Too sensitive horse question

       The Horse Forum > Training Horses > Horse Training

Too sensitive horse question

This is a discussion on Too sensitive horse question within the Horse Training forums, part of the Training Horses category
  • Overly sensitive sides on a horse
  • My horse is over sensitive to my leg

LinkBack Thread Tools
    12-07-2009, 11:32 AM
Green Broke
Too sensitive horse question

So I went from working with a horse that was so dull sided it is insane to my new appy mare who is so sensitive that she goes into a bucking spree when you put pressure on her sides. I think it has a lot to do with this trainer that was abusive to her and gave her the trust issues and probably used spurs on her a lot. Sooo, how do you make a horse that is super sensitive and scared of any pressure on her sides less sensitive? My only thought is to lunge her with a saddle on so the stirrups do rub on her sides and she will hopefully eventually know that it doesn't have to be scary. I dunno...
Sponsored Links
    12-07-2009, 11:45 AM
IMO I think a super sensitive horse is great. I love my guys to be super sensitive. It makes it alot easier to turn and to do alot of neat things.
For the bucking spree, are you just maybe putting too much pressure on her sides? Your sensitive mare might just need a simple you turning your body in the direction that you want to go. Turning your belly button to the direction and looking where you want to go will automatically put some pressure on her sides and maybe that is all she needs ;)
    12-07-2009, 11:46 AM
That works. But the problem might not be having her sides touched but rather having a rider how is touching her sides.

I'd work a lot with trust, show her you don't mean her any harm, spend a little extra time grooming her, take her out to hand graze for a few minutes. And no, I don't mean stop riding her, just do all this as well.

Also, if you are able to ride out her bucks without getting unraveled or dropped, just keep riding very, very softly. Use your breathing a lot. And instead of using your legs, use your seat. For example, take a deep breath in and as you exhale, tighten your back and seat and tummy muscles, close your fingers, and try to restrict the movement of the horse underneath you. The goal here is to stop. Then when you take your next deep breathe in, relax all those muscles you just tightened, the goal being for her to walk on.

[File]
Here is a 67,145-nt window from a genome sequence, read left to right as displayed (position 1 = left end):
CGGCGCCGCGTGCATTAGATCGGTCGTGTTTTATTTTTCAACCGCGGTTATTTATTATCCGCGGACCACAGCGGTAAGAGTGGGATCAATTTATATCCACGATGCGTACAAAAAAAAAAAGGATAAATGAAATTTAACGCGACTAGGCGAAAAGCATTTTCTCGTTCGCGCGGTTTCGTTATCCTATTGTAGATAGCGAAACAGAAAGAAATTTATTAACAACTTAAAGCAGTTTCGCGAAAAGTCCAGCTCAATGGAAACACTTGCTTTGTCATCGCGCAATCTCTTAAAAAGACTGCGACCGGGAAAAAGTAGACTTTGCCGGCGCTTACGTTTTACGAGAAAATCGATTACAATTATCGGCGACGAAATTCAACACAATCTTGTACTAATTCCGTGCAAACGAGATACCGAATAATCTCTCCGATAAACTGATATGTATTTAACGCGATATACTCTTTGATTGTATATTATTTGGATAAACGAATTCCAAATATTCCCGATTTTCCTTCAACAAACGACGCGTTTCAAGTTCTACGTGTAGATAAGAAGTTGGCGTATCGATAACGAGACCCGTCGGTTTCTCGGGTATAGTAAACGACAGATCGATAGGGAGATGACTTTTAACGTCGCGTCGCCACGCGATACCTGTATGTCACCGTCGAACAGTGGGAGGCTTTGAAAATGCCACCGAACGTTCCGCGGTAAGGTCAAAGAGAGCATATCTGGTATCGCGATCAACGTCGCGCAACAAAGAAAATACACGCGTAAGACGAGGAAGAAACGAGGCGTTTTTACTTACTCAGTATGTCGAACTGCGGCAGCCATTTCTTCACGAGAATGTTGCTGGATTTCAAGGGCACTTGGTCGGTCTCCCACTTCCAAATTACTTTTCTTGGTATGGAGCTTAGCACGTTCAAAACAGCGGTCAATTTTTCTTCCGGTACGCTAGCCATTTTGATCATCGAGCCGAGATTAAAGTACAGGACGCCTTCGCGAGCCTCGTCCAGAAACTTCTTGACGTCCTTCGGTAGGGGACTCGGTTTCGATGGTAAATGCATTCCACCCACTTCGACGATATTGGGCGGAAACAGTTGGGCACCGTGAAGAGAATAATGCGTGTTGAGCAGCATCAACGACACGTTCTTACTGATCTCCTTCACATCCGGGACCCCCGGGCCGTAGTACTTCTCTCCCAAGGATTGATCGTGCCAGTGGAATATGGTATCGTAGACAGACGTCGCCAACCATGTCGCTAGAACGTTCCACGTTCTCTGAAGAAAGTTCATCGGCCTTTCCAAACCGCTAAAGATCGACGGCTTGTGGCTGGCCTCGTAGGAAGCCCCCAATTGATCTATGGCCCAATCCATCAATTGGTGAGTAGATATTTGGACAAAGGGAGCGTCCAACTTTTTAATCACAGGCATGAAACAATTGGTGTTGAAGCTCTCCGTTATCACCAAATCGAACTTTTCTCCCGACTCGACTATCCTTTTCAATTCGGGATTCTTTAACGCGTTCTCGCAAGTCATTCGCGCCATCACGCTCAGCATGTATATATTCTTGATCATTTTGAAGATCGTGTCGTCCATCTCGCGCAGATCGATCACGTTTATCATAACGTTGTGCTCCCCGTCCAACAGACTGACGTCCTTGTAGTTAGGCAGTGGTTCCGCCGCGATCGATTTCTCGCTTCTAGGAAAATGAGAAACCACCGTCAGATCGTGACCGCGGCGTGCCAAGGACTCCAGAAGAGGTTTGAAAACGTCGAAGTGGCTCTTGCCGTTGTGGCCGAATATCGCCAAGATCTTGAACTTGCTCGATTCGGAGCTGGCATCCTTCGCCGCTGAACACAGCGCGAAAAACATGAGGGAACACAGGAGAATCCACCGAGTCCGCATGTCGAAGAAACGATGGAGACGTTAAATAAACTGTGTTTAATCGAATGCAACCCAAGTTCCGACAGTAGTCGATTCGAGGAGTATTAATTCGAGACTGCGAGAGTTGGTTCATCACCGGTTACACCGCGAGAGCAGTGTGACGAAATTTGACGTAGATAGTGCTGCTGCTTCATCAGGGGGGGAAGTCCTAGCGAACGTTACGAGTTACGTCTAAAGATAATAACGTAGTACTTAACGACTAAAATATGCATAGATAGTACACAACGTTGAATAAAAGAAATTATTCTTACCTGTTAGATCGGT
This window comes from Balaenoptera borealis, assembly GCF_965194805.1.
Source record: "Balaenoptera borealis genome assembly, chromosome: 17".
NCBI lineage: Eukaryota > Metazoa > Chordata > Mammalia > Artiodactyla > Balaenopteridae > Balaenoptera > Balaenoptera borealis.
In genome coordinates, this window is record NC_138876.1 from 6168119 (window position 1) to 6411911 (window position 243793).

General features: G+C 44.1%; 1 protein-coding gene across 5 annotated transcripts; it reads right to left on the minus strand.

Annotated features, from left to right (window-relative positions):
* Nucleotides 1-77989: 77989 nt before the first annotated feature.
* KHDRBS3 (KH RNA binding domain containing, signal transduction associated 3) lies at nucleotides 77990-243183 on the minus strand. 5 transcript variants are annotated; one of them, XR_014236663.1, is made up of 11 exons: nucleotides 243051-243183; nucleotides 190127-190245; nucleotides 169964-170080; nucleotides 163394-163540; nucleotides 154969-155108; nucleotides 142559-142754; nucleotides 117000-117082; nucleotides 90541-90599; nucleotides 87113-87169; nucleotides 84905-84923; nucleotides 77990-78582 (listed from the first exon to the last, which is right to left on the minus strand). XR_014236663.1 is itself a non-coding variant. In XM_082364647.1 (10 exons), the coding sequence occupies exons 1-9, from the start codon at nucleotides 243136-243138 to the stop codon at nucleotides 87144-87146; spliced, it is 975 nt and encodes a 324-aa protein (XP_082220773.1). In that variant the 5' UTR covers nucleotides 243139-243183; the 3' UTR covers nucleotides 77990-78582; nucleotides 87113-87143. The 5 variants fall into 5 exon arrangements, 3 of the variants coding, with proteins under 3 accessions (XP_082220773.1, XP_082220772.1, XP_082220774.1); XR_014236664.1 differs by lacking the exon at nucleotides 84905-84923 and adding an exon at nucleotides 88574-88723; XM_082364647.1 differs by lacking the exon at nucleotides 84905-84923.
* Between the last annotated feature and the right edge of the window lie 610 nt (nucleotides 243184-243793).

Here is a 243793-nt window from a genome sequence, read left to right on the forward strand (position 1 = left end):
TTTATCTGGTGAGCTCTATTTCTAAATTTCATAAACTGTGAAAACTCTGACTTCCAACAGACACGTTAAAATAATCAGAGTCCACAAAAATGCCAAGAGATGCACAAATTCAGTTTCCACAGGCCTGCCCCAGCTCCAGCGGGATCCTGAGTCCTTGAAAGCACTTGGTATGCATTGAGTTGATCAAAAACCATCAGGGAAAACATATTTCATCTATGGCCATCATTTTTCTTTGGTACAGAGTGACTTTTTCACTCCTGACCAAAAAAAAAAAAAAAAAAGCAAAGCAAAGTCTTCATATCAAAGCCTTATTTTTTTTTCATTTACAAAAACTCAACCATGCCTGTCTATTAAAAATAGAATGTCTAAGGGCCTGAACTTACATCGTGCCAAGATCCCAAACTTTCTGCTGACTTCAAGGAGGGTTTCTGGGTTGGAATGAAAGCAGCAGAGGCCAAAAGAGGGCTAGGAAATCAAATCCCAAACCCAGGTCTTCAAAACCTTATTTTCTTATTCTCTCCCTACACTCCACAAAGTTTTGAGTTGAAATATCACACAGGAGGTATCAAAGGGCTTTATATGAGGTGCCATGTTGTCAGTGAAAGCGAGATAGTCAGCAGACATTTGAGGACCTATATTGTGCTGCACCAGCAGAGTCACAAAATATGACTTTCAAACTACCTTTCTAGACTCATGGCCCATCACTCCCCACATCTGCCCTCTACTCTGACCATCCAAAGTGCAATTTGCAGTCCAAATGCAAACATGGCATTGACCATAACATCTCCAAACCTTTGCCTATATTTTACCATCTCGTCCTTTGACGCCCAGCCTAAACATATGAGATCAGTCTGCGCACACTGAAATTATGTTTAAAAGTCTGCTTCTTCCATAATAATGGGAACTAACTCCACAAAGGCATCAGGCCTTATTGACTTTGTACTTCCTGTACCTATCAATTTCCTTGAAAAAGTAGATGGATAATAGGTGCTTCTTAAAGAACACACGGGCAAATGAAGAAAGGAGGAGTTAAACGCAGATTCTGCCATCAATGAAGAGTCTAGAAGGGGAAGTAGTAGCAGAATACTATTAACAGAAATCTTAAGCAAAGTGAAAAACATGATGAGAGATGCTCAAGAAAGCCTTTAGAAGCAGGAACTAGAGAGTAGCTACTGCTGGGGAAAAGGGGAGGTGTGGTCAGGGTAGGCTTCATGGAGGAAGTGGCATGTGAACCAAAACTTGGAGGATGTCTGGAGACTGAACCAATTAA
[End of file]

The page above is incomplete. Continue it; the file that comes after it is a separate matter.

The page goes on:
Good luck! Whens she comes around, she'll be a great mount!
    12-07-2009, 11:52 AM
To go along with the breathing, humming or singing to yourself can help both you and the I had an old horse that if you hummed or whistled he would almost immediately relax. His old owner had whistled to him quite a bit on trails. It reminds you to breathe.

I also agree with ride out the bucks if you can, and if you can't I would ask someone else that can to ride her for a litle while. If you get off she will learn relatively quickly that bucking= done.
    12-07-2009, 11:52 AM
My mare is the same. I let my sturrips dangle and just ride, and I stop her somewere and gently brush her sides a little with my legs, and as she is calm and isnt as responsive, over time I move my legs a little more, bigger and faster. It could take weeks or months. You just kind of brush the horses sides with your legs, you don't ask for forward movement, you want the horse to understand the weight of your legs vs leg pressure. It take time. When I first asked my mare for a turn cue, she just went faster. So you also have to "perfect" the art of body position and body pressure, not just leg or hand cues.
    12-07-2009, 11:58 AM
I have a 16 year old mare that is the same way about her sides. Super sensitive. I am not sure what will help you out besides maybe not wearing spurs but taking them and pressing on her sides rubbing them on her at first until she doesn't react to them then slowly adding more pressure. I would do this from the ground not on top of her.
    12-07-2009, 12:04 PM
Green Broke
Well yesterday when she went into the bucking spree I was getting ready to dismount, she went into a bucking spree and I came off and dislocated my hip so I will not be riding for a bit. I guess I should have said that in my original post, I am looking for ways to work on this problem from the ground.